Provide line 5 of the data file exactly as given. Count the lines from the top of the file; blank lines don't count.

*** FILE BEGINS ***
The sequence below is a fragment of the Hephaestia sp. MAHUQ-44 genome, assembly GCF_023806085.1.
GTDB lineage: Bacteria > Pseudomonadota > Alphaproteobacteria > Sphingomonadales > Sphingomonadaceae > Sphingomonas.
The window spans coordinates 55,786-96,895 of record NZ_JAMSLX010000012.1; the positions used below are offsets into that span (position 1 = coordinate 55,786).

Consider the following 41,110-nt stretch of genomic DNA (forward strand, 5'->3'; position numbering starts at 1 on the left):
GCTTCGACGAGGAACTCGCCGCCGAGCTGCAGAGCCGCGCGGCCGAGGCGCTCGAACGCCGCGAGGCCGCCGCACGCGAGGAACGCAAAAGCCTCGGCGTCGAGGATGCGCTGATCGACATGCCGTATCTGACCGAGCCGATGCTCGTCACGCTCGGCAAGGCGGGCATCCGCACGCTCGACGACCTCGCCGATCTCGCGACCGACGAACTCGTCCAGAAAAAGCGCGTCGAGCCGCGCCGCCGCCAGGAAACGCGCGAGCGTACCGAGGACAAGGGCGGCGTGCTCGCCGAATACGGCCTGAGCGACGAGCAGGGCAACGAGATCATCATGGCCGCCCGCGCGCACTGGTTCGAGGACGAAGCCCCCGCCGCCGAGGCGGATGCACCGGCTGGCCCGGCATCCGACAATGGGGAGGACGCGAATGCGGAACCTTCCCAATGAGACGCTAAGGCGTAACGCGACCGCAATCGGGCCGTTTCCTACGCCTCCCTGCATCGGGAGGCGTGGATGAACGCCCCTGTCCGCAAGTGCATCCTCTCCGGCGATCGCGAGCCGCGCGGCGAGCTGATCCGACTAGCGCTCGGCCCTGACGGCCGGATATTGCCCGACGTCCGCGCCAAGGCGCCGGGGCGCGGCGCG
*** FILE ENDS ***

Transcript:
GCTTCGACGAGGAACTCGCCGCCGAGCTGCAGAGCCGCGCGGCCGAGGCGCTCGAACGCCGCGAGGCCGCCGCACGCGAGGAACGCAAAAGCCTCGGCGTCGAGGATGCGCTGATCGACATGCCGTATCTGACCGAGCCGATGCTCGTCACGCTCGGCAAGGCGGGCATCCGCACGCTCGACGACCTCGCCGATCTCGCGACCGACGAACTCGTCCAGAAAAAGCGCGTCGAGCCGCGCCGCCGCCAGGAAACGCGCGAGCGTACCGAGGACAAGGGCGGCGTGCTCGCCGAATACGGCCTGAGCGACGAGCAGGGCAACGAGATCATCATGGCCGCCCGCGCGCACTGGTTCGAGGACGAAGCCCCCGCCGCCGAGGCGGATGCACCGGCTGGCCCGGCATCCGACAATGGGGAGGACGCGAATGCGGAACCTTCCCAATGAGACGCTAAGGCGTAACGCGACCGCAATCGGGCCGTTTCCTACGCCTCCCTGCATCGGGAGGCGTGGATGAACGCCCCTGTCCGCAAGTGCATCCTCTCCGGCGATCGCGAGCCGCGCGGCGAGCTGATCCGACTAGCGCTCGGCCCTGACGGCCGGATATTGCCCGACGTCCGCGCCAAGGCGCCGGGGCGCGGCGCG